Vietnamese ‘Napalm Girl’ Gets Final Skin Treatment 50 Years After Photo Stunned The World

The woman known as the "Napalm Girl" - who appeared in one of the most iconic war photographs during America's conflict with Vietnam - has finished skin treatment for her sustained injuries, 50 years later.
credit: Tribune Content Agency LLC / Alamy.
In 1972, during the Vietnam war, Associated Press photographer Nick Ut captured the moment the then nine-year-old Kim Phuc Phan Thi was running naked down a road with a terrified expression after being injured in a bombing.

After taking the photo, the South Vietnamese photographer put his camera down, wrapped Phan Thi in a blanket, and carried her to get medical attention.

He later won a Pulitzer Prize for the snapshot.

The picture was displayed across the front page of The New York Times the day after the napalm attack and it earned Phan Thi the nickname "Napalm Girl".

Now at 59, she has received her final skin treatment after decades of pain from the severe scarring.
Credit: AP Photographer Nick Ut's pictures of the "Napalm Girl". Credit: ZUMA Press, Inc. / Alamy.
Phan Thi recalled the day of the bombing to CBS News on Tuesday (June 28), and said that she was playing with other children before four bombs landed.

"Of course we as children were just allowed to play nearby the bomb shelter inside of the temple courtyard. Then, I remember after lunch, the South Vietnamese soldiers yell for the children to run," she said.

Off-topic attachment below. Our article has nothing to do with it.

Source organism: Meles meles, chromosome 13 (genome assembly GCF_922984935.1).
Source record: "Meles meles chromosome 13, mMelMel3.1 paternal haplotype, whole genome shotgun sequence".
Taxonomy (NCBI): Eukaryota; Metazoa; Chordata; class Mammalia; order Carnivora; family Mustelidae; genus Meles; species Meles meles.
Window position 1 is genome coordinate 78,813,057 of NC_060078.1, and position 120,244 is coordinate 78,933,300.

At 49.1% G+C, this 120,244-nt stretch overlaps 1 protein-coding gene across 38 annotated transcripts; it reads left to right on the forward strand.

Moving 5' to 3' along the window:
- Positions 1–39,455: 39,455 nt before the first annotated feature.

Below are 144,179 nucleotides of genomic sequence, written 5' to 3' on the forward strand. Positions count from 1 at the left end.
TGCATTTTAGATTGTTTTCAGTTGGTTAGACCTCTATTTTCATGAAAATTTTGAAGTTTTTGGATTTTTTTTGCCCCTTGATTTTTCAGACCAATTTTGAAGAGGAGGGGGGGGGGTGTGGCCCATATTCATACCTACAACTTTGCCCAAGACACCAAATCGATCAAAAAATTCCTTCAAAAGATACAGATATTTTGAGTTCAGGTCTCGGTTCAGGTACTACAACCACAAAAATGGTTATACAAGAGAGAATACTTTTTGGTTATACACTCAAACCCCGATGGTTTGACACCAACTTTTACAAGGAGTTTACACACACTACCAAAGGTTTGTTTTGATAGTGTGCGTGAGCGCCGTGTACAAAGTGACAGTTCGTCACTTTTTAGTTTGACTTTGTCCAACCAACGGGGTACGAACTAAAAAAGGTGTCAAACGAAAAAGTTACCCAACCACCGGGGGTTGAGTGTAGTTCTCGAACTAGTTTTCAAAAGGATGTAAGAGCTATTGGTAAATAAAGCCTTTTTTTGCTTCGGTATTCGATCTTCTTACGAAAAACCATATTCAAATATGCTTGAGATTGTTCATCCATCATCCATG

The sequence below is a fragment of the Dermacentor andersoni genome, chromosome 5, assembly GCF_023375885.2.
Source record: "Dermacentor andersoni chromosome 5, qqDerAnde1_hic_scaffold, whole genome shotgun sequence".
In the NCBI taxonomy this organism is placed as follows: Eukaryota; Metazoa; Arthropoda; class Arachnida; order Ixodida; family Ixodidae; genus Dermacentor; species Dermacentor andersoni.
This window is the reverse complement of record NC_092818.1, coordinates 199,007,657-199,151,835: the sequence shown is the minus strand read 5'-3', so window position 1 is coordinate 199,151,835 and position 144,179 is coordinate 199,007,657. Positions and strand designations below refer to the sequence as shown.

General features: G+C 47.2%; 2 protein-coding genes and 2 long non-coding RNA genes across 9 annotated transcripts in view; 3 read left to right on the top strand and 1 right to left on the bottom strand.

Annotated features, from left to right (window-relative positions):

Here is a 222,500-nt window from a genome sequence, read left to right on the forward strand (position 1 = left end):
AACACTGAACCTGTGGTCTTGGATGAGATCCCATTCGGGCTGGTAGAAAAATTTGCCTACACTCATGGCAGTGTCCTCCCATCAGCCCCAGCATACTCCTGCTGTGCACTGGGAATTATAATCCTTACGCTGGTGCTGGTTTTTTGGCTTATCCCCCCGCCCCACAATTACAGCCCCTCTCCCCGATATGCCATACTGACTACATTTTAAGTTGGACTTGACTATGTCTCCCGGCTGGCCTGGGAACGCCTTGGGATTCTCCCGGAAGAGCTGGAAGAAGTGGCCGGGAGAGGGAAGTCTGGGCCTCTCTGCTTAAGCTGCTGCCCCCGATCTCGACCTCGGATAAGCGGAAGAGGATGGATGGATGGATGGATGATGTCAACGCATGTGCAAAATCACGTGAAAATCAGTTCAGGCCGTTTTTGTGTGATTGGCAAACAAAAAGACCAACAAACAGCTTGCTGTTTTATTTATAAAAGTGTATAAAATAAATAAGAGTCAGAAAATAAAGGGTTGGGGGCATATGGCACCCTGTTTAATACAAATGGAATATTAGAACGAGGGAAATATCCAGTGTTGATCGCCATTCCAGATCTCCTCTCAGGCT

The 59-year-old said that she thought to herself after she got burned that she will be "ugly" for the rest of her life and that people will see her in a "different way".

Decades after the prominent photo, the retired photographer still kept in contact with Phan Ti and joined her in Miami this week to mark both the 50th anniversary of the image and the end of her skin treatments.

Ut, now 71, also remembers the devastating attack vividly. He said that he rushed Phan Thi and the other children to the hospital and revealed that Phan Thi's wounds were so severe that doctors doubted she would survive.

"Even the doctor said she will die, no way she [is] still alive. I tell them [three times] and they said no, then I hold my media pass and I said if she dies my picture [will be] on every front page [of] every newspaper. And they worry when I say that and took her right away inside," Ut recalled.
Photographer Nick Ut poses with his 1972 picture "Napalm Girl", next to Kim Phuc Phan Thi. Credit: DPA picture alliance / Alamy.
After recovering from her injuries, Phan Thi lived in Vietnam until 1992 before moving to Canada with her husband, where she still resides.

However, after moving to Canada, Phan Thi continued to suffer from intense pain from the burns and began undergoing specialized treatments with Dr. Jill Zwaibel in Miami for several years. The surgeon agreed to perform the work free of charge.

"Now 50 years later, I am no longer a victim of war, I am not the Napalm girl, now I am a friend, am a helper, I’m a grandmother and now I am a survivor calling out for peace," Phan Ti said.

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